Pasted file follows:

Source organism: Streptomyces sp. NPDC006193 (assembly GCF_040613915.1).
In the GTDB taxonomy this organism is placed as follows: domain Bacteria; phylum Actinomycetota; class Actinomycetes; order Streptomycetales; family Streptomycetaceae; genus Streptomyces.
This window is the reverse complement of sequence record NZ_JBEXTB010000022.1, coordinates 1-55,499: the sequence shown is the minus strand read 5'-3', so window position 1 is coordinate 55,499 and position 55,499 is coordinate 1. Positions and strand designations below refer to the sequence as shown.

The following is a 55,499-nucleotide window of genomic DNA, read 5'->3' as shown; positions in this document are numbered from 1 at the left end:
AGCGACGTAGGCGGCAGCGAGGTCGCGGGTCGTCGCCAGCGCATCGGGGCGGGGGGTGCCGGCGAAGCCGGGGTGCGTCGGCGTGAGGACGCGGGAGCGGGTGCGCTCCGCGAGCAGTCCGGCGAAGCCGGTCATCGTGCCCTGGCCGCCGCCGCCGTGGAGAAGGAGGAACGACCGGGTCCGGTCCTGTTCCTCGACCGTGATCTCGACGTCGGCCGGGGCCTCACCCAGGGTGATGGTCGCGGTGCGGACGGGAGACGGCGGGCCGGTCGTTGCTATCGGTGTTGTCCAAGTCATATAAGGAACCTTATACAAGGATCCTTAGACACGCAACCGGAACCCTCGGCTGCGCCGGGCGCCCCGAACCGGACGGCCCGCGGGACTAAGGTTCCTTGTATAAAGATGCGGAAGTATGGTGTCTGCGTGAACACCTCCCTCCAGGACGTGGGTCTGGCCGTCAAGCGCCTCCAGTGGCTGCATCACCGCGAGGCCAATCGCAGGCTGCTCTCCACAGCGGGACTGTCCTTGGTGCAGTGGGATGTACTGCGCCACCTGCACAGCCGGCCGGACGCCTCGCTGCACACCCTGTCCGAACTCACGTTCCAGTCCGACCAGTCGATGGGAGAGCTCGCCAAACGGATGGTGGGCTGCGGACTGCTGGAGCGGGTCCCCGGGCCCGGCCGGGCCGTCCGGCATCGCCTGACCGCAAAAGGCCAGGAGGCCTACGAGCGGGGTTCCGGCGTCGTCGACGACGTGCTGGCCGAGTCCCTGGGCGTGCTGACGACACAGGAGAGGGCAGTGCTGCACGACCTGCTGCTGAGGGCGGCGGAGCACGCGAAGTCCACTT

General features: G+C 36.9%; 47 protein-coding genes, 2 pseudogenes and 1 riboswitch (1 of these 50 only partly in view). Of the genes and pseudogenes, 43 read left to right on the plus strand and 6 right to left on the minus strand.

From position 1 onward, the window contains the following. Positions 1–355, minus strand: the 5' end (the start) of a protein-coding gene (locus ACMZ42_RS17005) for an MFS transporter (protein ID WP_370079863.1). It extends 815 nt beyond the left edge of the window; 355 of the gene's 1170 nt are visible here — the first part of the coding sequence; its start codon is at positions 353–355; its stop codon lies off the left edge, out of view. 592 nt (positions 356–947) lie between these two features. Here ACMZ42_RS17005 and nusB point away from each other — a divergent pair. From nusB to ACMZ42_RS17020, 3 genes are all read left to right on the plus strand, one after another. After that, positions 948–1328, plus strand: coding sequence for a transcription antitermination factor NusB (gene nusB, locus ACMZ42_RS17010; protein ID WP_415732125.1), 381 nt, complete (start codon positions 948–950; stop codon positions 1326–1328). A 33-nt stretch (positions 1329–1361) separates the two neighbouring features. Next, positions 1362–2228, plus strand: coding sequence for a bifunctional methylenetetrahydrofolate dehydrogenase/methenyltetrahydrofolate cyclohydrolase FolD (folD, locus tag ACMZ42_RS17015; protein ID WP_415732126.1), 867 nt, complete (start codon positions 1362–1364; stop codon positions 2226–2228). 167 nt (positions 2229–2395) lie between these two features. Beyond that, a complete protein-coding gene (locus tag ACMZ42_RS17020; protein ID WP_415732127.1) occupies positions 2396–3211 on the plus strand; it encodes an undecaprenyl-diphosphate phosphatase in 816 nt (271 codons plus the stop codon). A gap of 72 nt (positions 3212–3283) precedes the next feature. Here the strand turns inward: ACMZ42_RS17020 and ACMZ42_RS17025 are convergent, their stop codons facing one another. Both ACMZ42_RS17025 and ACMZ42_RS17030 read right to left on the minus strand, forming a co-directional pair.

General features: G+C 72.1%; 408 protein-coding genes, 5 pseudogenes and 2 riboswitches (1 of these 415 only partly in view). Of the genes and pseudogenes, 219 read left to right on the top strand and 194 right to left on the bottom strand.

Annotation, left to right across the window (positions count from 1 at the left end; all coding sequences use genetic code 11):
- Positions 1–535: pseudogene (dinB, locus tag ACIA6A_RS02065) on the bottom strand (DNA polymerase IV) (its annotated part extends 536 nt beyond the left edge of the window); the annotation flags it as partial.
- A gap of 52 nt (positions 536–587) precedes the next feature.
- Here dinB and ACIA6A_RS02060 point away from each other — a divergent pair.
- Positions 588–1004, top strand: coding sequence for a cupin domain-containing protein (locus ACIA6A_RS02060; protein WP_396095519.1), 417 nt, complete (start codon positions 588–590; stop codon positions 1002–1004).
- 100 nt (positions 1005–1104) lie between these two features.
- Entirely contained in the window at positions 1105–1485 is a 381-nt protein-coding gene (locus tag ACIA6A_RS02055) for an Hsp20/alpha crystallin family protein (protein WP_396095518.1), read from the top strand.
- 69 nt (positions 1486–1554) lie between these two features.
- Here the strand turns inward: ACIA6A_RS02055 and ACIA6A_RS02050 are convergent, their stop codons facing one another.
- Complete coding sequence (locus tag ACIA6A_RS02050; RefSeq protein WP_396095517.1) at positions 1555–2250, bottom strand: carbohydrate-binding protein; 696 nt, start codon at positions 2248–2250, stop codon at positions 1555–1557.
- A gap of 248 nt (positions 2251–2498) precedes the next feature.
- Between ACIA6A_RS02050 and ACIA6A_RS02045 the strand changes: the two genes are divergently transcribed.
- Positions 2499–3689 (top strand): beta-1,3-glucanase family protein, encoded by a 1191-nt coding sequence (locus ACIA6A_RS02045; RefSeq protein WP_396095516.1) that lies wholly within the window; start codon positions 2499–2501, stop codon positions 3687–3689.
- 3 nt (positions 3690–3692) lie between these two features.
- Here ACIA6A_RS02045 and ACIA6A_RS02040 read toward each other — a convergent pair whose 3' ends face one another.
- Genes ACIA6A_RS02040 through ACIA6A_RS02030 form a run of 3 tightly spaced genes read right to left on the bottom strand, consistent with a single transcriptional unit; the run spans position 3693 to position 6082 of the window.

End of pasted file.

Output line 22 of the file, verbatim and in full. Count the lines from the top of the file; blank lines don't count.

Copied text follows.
- 3 nt (positions 3690–3692) lie between these two features.